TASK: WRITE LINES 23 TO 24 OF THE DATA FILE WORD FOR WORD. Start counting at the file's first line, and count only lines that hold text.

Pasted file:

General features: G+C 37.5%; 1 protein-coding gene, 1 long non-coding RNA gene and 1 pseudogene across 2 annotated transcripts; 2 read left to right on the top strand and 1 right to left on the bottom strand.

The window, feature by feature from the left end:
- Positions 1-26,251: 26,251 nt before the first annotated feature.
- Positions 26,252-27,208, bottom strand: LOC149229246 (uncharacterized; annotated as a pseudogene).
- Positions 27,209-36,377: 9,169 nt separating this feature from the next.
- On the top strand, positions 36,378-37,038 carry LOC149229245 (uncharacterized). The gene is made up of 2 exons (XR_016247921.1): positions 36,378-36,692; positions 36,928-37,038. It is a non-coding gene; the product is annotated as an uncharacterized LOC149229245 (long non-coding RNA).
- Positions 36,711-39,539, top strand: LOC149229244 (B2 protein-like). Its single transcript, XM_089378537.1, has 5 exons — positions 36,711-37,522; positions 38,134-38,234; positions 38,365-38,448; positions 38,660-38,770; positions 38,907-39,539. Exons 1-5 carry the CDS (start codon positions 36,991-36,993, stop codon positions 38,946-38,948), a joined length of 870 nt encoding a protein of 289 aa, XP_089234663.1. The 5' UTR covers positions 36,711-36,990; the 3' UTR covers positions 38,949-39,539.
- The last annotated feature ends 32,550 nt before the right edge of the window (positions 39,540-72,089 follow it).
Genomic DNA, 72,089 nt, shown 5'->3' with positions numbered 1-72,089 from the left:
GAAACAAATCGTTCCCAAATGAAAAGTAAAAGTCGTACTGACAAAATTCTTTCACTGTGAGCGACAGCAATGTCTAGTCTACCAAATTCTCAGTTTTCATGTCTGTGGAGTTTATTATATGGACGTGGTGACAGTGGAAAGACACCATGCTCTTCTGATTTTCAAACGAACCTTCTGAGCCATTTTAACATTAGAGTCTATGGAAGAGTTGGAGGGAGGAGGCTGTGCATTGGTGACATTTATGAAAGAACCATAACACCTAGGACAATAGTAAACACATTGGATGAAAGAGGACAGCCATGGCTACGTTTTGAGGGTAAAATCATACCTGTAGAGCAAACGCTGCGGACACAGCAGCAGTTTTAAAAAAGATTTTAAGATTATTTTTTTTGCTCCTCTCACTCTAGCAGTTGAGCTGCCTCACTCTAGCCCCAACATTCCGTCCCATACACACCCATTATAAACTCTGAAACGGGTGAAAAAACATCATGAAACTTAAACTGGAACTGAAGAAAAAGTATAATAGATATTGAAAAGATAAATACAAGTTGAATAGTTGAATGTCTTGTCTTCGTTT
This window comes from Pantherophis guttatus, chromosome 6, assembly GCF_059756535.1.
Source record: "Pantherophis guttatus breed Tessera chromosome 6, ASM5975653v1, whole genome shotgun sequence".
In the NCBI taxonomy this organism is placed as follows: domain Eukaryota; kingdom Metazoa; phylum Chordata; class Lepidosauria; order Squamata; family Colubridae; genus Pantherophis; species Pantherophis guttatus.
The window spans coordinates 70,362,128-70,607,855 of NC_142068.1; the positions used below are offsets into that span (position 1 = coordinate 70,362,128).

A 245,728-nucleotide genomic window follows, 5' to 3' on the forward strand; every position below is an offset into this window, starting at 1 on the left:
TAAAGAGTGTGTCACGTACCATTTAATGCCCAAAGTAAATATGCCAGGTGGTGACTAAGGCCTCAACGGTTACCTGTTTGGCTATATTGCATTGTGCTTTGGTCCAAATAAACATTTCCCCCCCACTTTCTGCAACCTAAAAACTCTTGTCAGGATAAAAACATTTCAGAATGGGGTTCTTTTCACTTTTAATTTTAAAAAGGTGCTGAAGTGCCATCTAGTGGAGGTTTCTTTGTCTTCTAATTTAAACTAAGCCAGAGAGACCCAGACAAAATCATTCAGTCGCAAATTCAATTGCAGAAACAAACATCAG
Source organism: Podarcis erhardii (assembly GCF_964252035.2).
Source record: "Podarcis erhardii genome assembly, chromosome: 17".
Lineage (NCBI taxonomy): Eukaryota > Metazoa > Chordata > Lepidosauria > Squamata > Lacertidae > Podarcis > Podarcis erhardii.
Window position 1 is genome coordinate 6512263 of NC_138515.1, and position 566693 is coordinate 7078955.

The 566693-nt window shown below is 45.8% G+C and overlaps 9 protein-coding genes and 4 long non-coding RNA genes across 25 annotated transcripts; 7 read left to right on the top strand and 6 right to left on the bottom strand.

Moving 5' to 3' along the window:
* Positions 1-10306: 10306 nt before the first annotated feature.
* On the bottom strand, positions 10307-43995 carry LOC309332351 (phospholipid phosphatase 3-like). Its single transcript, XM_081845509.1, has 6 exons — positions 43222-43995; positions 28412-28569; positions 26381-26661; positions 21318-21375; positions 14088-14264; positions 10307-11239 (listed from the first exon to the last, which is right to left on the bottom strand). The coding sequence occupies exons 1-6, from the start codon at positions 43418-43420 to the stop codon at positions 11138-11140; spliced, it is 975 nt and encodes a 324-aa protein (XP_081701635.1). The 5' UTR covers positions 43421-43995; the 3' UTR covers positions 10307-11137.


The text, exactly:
* Positions 1-10306: 10306 nt before the first annotated feature.
* On the bottom strand, positions 10307-43995 carry LOC309332351 (phospholipid phosphatase 3-like). Its single transcript, XM_081845509.1, has 6 exons — positions 43222-43995; positions 28412-28569; positions 26381-26661; positions 21318-21375; positions 14088-14264; positions 10307-11239 (listed from the first exon to the last, which is right to left on the bottom strand). The coding sequence occupies exons 1-6, from the start codon at positions 43418-43420 to the stop codon at positions 11138-11140; spliced, it is 975 nt and encodes a 324-aa protein (XP_081701635.1). The 5' UTR covers positions 43421-43995; the 3' UTR covers positions 10307-11137.